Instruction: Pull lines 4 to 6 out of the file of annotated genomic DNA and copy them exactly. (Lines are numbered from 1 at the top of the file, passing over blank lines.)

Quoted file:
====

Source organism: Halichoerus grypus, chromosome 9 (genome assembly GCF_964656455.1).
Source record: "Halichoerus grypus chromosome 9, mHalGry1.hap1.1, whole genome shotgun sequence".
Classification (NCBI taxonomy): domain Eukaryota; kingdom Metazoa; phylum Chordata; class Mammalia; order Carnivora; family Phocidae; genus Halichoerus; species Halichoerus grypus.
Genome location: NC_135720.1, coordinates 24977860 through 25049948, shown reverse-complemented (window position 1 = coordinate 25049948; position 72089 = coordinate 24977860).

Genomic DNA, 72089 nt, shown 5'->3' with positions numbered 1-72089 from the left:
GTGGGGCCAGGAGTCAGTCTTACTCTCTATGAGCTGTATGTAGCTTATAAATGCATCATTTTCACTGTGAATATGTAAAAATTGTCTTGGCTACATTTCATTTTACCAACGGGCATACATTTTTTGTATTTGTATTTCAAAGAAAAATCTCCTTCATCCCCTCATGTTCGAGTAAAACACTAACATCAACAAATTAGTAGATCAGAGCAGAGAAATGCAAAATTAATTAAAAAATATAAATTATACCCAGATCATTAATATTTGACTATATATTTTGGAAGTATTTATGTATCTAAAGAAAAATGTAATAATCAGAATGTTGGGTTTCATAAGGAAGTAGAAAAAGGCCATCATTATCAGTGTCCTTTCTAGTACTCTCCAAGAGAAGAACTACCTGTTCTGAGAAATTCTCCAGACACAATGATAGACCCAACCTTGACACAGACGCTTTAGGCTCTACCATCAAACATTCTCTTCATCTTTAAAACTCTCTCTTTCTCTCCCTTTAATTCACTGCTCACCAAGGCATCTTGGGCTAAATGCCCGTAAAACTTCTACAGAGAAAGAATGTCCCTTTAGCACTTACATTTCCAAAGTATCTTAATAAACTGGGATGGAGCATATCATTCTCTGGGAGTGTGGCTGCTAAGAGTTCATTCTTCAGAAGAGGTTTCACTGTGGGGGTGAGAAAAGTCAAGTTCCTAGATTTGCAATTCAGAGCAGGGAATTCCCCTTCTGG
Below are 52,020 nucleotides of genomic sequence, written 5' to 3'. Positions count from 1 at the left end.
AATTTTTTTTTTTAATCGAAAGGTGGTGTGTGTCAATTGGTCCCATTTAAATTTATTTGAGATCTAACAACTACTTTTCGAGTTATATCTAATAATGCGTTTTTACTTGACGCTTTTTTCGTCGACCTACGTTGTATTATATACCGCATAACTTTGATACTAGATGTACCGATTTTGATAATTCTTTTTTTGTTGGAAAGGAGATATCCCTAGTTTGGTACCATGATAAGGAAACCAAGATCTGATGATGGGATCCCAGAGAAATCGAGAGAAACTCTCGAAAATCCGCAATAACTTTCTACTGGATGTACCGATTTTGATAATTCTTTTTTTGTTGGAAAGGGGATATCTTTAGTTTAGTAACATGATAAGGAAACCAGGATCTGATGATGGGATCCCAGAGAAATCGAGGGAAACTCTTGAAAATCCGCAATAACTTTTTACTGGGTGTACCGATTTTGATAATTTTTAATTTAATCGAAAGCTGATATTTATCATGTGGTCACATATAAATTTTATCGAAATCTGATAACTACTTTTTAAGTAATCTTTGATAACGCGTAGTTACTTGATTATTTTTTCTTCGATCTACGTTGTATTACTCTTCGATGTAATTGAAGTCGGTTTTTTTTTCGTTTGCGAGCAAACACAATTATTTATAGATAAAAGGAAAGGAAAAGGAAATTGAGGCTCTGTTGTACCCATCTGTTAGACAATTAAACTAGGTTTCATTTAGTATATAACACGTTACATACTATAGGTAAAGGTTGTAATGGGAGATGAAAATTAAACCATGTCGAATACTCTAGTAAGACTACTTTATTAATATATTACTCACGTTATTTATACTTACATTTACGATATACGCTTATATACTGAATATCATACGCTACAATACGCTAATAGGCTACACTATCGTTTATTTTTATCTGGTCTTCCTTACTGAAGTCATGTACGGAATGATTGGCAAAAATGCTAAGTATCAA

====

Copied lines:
Genome location: NC_135720.1, coordinates 24977860 through 25049948, shown reverse-complemented (window position 1 = coordinate 25049948; position 72089 = coordinate 24977860).

Genomic DNA, 72089 nt, shown 5'->3' with positions numbered 1-72089 from the left:
GTGGGGCCAGGAGTCAGTCTTACTCTCTATGAGCTGTATGTAGCTTATAAATGCATCATTTTCACTGTGAATATGTAAAAATTGTCTTGGCTACATTTCATTTTACCAACGGGCATACATTTTTTGTATTTGTATTTCAAAGAAAAATCTCCTTCATCCCCTCATGTTCGAGTAAAACACTAACATCAACAAATTAGTAGATCAGAGCAGAGAAATGCAAAATTAATTAAAAAATATAAATTATACCCAGATCATTAATATTTGACTATATATTTTGGAAGTATTTATGTATCTAAAGAAAAATGTAATAATCAGAATGTTGGGTTTCATAAGGAAGTAGAAAAAGGCCATCATTATCAGTGTCCTTTCTAGTACTCTCCAAGAGAAGAACTACCTGTTCTGAGAAATTCTCCAGACACAATGATAGACCCAACCTTGACACAGACGCTTTAGGCTCTACCATCAAACATTCTCTTCATCTTTAAAACTCTCTCTTTCTCTCCCTTTAATTCACTGCTCACCAAGGCATCTTGGGCTAAATGCCCGTAAAACTTCTACAGAGAAAGAATGTCCCTTTAGCACTTACATTTCCAAAGTATCTTAATAAACTGGGATGGAGCATATCATTCTCTGGGAGTGTGGCTGCTAAGAGTTCATTCTTCAGAAGAGGTTTCACTGTGGGGGTGAGAAAAGTCAAGTTCCTAGATTTGCAATTCAGAGCAGGGAATTCCCCTTCTGG